How to Survive as a Single Mother
Being a mother is already a challenging role, and being a single mother definitely multiplies the work many times over. Single mothers lead complex lives. Women of any age can become single parents through death of a spouse, divorce, abandonment or choice. Juggling the role of wage earner, housekeeper, and parenting and making time for some semblance of a personal life as well is quite daunting. It's hard enough with a partner, but when you're doing it alone, the difficulty rises to a whole new level.
Most, though not all, single parents are women. Most work but have not been employed steadily; they took time off when their children were small. Most have less money than the average two-parent family and, if they are divorced, less than they had when they were married.
Consider the skills that you already possess. Many are coping with the emotional trauma of a divorce and the social awkwardness of becoming single again. Some are widows. Betty was married immediately after high school. She never worked outside the home. Her husband handled all the family’s needs. She never signed a check until after he died. Suddenly she found she has to fend for herself and her three children. “My Francis thought it was silly for me to want to work. A woman had only one purpose in life to him, to be a wife and a mother.” Betty said.
Some single mothers never even had the chance of experiencing a married life no matter how short, like can be seem in the case of Rose. “We were supposed to get married next month. But that was before he found I was pregnant. Then he decided he couldn’t handle being a husband and a father all at once. So he walked out accusing me of deliberately getting pregnant. My son has me and I will love him enough for two. He doesn’t need a father who doesn’t want him.”
He accused her of being a freak for refusing to take the pill. At one point he’d even questioned whether or not the baby was his. It was then she had given up on him, hounded him back his ring and later gotten him to legally give up any and all parental rights, which he had been only too happy to do after insisting he never wanted to see her or her baby again. She couldn’t risk leaning on someone again and then suddenly waking up to find him gone when she needed him most.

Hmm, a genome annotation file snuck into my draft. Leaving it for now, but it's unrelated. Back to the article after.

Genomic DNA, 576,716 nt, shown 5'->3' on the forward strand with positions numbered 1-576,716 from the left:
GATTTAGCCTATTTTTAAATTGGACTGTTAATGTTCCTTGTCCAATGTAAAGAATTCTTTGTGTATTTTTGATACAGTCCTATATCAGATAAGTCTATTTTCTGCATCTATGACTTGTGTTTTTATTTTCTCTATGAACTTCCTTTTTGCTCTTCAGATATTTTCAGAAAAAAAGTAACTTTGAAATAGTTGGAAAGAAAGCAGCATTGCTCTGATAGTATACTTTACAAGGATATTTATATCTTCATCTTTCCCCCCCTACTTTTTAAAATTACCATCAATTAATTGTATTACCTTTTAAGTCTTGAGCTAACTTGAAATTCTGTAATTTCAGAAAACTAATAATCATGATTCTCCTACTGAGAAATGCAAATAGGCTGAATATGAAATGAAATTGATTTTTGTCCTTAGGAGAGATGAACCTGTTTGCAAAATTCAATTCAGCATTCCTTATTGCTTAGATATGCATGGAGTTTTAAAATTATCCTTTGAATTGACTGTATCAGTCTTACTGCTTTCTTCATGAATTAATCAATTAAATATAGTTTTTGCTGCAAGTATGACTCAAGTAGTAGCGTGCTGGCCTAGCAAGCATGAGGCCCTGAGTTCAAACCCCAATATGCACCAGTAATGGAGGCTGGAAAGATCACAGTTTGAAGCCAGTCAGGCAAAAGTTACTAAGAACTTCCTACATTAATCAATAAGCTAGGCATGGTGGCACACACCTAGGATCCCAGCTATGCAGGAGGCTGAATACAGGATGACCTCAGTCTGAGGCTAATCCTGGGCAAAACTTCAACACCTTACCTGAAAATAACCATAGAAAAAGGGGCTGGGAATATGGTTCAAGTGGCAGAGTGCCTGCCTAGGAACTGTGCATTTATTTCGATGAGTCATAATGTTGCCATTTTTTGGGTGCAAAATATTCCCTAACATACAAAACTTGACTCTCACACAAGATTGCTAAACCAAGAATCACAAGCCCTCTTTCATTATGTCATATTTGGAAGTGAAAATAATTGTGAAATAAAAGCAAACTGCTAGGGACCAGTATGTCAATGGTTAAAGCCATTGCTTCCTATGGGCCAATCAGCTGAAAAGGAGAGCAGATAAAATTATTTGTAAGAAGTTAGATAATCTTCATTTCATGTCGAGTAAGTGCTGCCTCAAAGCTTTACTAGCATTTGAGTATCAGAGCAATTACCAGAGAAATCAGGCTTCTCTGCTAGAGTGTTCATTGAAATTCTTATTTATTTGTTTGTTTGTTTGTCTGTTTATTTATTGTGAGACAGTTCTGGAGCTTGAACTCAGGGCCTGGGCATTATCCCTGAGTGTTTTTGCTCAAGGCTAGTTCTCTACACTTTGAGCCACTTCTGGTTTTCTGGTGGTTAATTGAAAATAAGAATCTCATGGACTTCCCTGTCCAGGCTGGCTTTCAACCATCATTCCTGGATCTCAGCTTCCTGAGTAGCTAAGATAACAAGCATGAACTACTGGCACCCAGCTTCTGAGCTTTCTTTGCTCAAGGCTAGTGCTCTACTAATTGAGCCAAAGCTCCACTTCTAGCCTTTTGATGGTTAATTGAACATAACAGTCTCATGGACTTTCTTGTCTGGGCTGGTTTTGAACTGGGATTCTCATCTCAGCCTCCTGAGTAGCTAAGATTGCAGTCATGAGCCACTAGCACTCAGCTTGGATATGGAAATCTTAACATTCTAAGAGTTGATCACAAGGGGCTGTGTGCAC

Many mothers are now single parents and have to take on an even bigger role in the life of their children. Not only must they provide the care and support a child needs but they also provide enough income for the family to live on. This is great task for anyone to take on. It is extremely difficult for a mother to provide everything a child needs so it helps if the child has another male figure present in the home.
Maintain a blameless mindset. Ignore people who are critical of you. Make time for yourself to create and clarify your values. Take responsible of your child/children. Be selective of men you date. Do not think that constraints with limited funds allow anyone to take advantage or force you into a decision. Remember, you are a mother. As long you have love for our child/children, your morals are intact and you behave in a legally responsible manner, all should out for the best. Leave if you are in a bad neighborhood or unhealthy relationship. Your safety and the safety of your child/children is priority. Have dignity for yourself and build confidence to create a character building environment for your child.